WASHINGTON, D.C. (January 12, 2005) -- Biotechnology Industry Organization (BIO) Executive Director, Food and Agriculture, Sean Darragh issued the following statement in response to a new report issued today by the International Service for the Acquisition of Agri-Biotech Applications (ISAAA) which reported biotech crop plantings increased 20 percent in 2004 over 2003:
“In the decade since biotech crops have been introduced, farmers and consumers worldwide have increasingly embraced the benefits of agricultural biotechnology and continue to adopt the technology at a phenomenal pace. Few technologies have had the extraordinary acceptance and growth rate that biotech crops have enjoyed.
“The adoption of biotechnology is particularly striking in the developing world. Many small, resource-poor farmers are realizing the benefits of increased crop yields resulting from plants more tolerant to harsh climates, pests, and that generate less runoff into lakes and streams. In 2004, 1.25 million more farmers planted biotech crops than did in the previous year – ninety percent of which were in developing countries. In addition, 11 of the 17 countries planting biotech crops in 2004 were developing nations.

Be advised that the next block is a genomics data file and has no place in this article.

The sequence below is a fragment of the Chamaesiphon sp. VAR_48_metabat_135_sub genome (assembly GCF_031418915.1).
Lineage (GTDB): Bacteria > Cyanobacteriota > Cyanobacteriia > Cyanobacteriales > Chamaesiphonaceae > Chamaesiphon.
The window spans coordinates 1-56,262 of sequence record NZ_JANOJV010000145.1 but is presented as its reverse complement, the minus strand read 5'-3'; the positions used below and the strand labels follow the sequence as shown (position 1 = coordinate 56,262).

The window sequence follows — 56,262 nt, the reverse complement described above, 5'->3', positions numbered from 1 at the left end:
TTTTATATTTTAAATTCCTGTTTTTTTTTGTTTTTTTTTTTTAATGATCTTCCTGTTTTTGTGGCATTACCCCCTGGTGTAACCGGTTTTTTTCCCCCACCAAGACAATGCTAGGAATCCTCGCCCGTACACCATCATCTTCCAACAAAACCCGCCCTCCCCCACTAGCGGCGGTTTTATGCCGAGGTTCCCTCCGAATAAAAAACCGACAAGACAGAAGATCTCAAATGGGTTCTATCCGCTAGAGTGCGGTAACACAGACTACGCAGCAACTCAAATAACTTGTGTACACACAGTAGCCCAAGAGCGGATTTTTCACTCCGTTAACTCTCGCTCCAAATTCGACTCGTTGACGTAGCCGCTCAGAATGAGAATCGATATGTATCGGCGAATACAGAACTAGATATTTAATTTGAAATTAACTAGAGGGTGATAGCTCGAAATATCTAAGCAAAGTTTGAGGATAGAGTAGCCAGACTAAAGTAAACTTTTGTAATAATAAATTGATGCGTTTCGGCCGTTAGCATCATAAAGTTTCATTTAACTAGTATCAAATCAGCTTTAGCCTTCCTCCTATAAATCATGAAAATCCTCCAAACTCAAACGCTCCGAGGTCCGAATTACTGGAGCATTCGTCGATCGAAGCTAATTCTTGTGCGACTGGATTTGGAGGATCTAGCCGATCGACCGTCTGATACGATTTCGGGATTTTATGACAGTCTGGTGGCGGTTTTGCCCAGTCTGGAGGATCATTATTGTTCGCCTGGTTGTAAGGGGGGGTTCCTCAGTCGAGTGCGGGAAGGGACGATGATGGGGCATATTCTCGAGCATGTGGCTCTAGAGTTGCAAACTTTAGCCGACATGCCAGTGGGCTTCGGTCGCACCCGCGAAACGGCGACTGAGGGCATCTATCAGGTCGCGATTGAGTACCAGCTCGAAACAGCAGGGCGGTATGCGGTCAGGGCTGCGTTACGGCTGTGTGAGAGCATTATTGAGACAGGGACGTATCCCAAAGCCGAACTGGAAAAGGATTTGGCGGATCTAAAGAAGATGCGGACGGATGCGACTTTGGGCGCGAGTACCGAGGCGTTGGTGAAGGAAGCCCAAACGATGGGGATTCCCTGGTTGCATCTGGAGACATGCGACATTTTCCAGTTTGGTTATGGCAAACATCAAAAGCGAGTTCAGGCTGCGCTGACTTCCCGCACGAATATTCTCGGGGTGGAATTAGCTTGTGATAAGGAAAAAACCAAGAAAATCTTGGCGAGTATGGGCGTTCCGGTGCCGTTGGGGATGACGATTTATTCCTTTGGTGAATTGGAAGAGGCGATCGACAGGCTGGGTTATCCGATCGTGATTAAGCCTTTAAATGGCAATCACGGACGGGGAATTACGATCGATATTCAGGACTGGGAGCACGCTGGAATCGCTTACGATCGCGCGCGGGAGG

“Globally in 2004, farmers planted 200 million acres of biotech crops in 17 countries. The 2004 acreage numbers are up from just seven million acres in 1996, and a 20 percent increase over 2003. That’s more than one billion acres of biotech crops over a course of nine years. In addition, biotech crops have had an enormous global economic impact. The global value of the biotech crop market is expected to be more than $5 billion in 2005.”
BIO represents more than 1,000 biotechnology companies, academic institutions, state biotechnology centers and related organizations in all 50 U.S. states and 33 other nations. BIO members are involved in the research and development of health-care, agricultural, industrial and environmental biotechnology products.